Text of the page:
“The cards are stacked in favor of guys, but not every guy is in a place to take advantage of the number discrepancy,” says Berook, a 24-year-old who, between singing in his church’s choir, rooting for the Redskins, and memorizing entire Kevin Hart routines, somehow finds time to work towards a Ph.D. in bio-medical engineering.
Not bad for a ghost.
Berook’s statement reflected a trend I’ve noticed among the educated men in my social and occupational circles: a trend split into racial lines. I’m sure it wouldn’t shock anyone’s system to hear that while the majority of the 25- to 40-year-old white men I know are married, the majority of the brothas in that age range are single or dating with no marriage plans in the near future. But, while the commonly believed reason for this discrepancy is that most brothas are anti-marriage and monogamy, this couldn’t be further from the case. Often, they just haven’t found a compatible match, or they’re self-aware enough to realize that they still need to work on themselves before bringing another person in their lives.
Shawn, 27, a gregarious director of marketing for burgeoning nonprofit Sponsor Change (these sure are some busy-ass ghosts), expounds:
Yeah, I want to have a wife and kids and all that. But, I need to get my shit together first. Most of the sistas I meet want to date “ready-made” brothas, and while I’m on that track, I ain’t making Audi money yet.
This feeling alludes to the common stereotype of the successful black women and her unrealistic and uncompromising standards—think any character Gabrielle Union has ever played—an idea Berook quickly shoots down:
It’s not that sistas’ standards are too high. If I had an already successful daughter, I’d want her to date an already successful man. From a personal standpoint, though, I wouldn’t even want to enter a serious relationship unless I had my shit together.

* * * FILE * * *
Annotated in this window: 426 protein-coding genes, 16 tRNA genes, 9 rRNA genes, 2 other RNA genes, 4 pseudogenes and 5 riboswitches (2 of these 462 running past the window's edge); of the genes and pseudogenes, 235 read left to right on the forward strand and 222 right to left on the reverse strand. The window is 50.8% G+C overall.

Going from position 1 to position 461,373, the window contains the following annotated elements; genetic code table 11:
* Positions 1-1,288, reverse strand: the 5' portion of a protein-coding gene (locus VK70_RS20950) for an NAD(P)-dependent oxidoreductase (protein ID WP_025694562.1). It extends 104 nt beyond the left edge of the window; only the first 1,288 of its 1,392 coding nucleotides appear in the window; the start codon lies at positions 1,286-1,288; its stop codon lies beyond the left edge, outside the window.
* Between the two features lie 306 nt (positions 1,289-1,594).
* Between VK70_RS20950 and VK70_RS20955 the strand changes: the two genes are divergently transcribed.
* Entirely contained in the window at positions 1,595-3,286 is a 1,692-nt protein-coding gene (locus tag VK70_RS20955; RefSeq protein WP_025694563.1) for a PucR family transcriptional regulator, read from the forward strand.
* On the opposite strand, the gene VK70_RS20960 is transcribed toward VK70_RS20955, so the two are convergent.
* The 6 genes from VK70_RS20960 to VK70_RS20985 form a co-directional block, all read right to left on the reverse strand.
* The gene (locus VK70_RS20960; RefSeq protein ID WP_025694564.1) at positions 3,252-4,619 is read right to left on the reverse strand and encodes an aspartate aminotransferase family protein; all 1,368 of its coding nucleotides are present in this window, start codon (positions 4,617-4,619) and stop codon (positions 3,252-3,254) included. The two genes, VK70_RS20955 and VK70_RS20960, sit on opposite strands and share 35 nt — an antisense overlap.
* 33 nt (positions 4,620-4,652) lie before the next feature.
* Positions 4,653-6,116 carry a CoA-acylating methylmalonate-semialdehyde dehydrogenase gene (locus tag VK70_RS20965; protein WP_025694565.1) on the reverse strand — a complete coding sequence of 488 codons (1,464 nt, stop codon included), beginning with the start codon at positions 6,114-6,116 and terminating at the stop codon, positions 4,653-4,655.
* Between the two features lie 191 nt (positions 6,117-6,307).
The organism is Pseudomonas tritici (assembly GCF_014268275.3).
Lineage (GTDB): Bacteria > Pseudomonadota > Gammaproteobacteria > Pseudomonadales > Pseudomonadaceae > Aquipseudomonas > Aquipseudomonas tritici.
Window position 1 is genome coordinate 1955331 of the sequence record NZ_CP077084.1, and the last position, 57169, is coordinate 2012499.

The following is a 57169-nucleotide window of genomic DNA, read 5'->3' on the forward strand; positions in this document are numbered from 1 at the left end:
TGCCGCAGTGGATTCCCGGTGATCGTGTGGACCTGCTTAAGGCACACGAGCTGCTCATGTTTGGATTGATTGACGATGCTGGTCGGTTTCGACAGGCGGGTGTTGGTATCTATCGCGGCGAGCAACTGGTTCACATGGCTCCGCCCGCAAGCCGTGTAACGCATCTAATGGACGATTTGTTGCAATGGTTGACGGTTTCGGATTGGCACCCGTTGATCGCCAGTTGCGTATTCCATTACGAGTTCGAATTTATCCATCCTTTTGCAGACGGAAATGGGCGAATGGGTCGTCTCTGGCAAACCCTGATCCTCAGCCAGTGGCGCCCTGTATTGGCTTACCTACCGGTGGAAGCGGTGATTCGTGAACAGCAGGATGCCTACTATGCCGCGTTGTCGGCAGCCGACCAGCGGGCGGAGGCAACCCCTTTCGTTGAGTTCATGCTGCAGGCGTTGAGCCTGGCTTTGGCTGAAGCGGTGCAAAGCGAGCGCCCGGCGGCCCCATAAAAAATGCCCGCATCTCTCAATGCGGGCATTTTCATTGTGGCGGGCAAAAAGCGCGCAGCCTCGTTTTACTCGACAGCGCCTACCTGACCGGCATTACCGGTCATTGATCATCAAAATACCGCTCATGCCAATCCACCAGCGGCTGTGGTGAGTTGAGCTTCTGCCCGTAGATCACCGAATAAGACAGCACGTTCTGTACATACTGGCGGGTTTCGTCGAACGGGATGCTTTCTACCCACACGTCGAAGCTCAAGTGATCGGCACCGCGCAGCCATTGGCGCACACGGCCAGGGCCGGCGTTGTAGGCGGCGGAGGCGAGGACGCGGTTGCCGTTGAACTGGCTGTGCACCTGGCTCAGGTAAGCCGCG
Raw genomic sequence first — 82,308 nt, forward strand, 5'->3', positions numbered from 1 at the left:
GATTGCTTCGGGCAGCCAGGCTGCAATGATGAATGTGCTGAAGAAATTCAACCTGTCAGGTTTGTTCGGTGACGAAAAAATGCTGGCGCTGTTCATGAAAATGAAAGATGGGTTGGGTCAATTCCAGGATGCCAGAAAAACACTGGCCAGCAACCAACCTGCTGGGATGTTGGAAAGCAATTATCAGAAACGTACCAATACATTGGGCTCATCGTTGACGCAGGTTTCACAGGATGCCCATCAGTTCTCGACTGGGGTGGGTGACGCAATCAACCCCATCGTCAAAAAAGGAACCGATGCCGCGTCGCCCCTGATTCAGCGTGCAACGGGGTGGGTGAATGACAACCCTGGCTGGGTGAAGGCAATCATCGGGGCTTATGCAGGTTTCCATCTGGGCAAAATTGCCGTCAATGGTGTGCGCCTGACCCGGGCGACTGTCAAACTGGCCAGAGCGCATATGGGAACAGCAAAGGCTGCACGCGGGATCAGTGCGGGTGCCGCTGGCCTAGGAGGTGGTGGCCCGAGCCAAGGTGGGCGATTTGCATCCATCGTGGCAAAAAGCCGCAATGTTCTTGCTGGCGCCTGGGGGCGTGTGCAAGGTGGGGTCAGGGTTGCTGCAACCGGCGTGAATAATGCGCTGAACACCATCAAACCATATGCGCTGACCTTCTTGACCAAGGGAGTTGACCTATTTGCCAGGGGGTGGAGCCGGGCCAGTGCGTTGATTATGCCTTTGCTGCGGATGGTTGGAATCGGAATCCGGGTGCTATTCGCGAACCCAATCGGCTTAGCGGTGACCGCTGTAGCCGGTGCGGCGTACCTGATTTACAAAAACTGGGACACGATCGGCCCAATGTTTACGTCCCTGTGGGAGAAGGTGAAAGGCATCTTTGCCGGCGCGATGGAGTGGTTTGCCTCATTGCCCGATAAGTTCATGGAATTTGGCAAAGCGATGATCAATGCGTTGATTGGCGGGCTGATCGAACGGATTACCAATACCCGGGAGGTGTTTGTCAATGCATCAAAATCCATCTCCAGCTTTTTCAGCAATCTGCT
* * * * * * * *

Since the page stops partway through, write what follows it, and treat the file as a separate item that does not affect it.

And having your shit together means what exactly?
As a man, I’d feel a certain way if I had a girlfriend but I wasn’t able to take care of her. Nothing special, but you’d like to be able to at least go the movies every weekend and buy her nice things. Yeah, I’m in school now and working towards something. but I’ve actually stopped dating a woman I was interested in because I wasn’t where I needed to be financially. It’s a pride thing.
It’s a pride thing, indeed, Berook continues, a black-pride thing:
Seems like white men don’t feel “grown” until they start families, but we [black men] don’t seem to want to start families until we feel “grown” enough.
While this train of thinking does seem like a big fat pile of excuse, the numbers back it up. A recent U.S. Census report—“Number, Timing and Duration of Marriages and Divorces: 2009”—shows that Americans across all racial lines are waiting longer to marry.